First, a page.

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# gluPerspective - Near & Far problems

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### #1polar01  Members   -  Reputation: 114

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Posted 23 December 2010 - 08:28 PM

Hi,

I currently use the following code to set up my perspective.

gluPerspective(45, aspectRatio, 0.1f, 1000.f);

The problem is that with large objects, or very small one... I see nothing.

If I update the near/far planes... I got precisions problems with the gluUnproject etc...

So, can you tell me how you handle this ?

Thx

### #2V-man  Members   -  Reputation: 805

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Posted 25 December 2010 - 08:02 AM

I imagine you are doing what seems to be common: using the depth buffer to select object. Use another solution like an math library to do a ray cast intersection test.

There is a special matrix for this case.

### #3polar01  Members   -  Reputation: 114

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Posted 27 July 2011 - 12:59 AM

Does someone has an idea to solve the problem. Far and near plane are important, so they depend of the scene (size of the scene).

- I can use the scene bounding box to change/compute the far/near plane ?
- Have you experimented this ? There is no side effect ?

Thanks
--------------------------------------------------------------------------------Aurora Studio - PureLight - Animation & rendering software and API.http://www.polarlights.net

### #4Aks9  Members   -  Reputation: 1079

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Posted 27 July 2011 - 03:59 AM

The problem is that with large objects, or very small one... I see nothing.
If I update the near/far planes... I got precisions problems with the gluUnproject etc...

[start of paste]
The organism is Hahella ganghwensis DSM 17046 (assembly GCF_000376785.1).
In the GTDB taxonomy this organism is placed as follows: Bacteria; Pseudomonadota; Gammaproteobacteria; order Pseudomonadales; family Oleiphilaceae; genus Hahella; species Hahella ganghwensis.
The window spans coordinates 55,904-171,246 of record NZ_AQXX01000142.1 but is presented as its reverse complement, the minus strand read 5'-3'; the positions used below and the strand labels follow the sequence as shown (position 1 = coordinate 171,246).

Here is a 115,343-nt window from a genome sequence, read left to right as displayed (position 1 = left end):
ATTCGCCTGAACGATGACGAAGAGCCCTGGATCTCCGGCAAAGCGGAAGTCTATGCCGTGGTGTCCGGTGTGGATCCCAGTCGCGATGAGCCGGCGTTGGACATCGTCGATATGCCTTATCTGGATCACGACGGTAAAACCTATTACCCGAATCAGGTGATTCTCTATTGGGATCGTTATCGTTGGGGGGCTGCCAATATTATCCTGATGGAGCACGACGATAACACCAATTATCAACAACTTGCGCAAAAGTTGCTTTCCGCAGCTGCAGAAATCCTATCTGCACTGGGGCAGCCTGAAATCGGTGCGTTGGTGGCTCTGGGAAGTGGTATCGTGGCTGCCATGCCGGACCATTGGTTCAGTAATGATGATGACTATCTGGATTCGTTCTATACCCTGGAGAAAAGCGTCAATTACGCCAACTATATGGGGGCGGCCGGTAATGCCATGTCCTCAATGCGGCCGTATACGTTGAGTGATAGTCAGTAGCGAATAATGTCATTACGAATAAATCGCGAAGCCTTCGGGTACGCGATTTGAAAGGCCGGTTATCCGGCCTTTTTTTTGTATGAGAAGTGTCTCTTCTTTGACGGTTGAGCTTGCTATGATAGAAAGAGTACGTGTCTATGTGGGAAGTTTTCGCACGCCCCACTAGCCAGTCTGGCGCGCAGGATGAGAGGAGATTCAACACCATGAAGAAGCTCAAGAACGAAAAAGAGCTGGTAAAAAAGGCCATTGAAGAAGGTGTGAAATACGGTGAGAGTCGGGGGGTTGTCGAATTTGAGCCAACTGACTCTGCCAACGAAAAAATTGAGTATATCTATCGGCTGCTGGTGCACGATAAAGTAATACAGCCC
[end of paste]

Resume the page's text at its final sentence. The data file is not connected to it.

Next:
Actually you don't see polygons in front of near and behind far clipping planes. It is normal, since clipping planes define view frustum.

There are many techniques to handle large scenes. I suggest you to split your scene into several parts by distance/size each with its own near/far clip planes. Try to keep far/near ration less or equal to 10e5.

### #5Hodgman  Moderators   -  Reputation: 40007

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Posted 27 July 2011 - 04:28 AM

It's very important to set your near plane out as far as possible. The value used for the far plane is much less important.

Very small relative near-plane numbers (like 0.1m compared to objects that are 100m away) cause lots of precision problems.

If things start disappearing because your near-plane value is too large, you can always compensate by moving the 'camera' position backwards.

What units are you currently working in (metres, centimetres), and what size scenes are you trying to render?

### #6Brother Bob  Moderators   -  Reputation: 9362

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Posted 27 July 2011 - 05:43 AM

Very small near-plane numbers (like 0.1) cause lots of precision problems.

A near plane at 0.1 is, in itself, nothing wrong at all. It's all about the relative scale of your scene. The advice itself, that a very small near-plane distance is bad, is very much correct, but when the actual value is entirely dependent on the scale of the scene, then giving an example of a small value can be a very dangerous, and perhaps outright wrong, piece of information.

What matters are the ratios of the distances between the near plane and the objects of interest, not the value of the near clip plane alone.

### #7Hodgman  Moderators   -  Reputation: 40007

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Posted 27 July 2011 - 06:04 AM

A near plane at 0.1 is, in itself, nothing wrong at all.

Edited my previous post to make it less misleading. Check out the graphs on this page - they show how when using smaller 'near' values, how the precision-distribution curve becomes much steeper at the near end.
As a general rule of thumb, the near plane value should be as large as possible, while the value of the far-plane is much less important.

e.g. in your situation, by changing the near value from '0.1' to '1', your z precision in the range between 1unit and 1000units will be approx 10x better.

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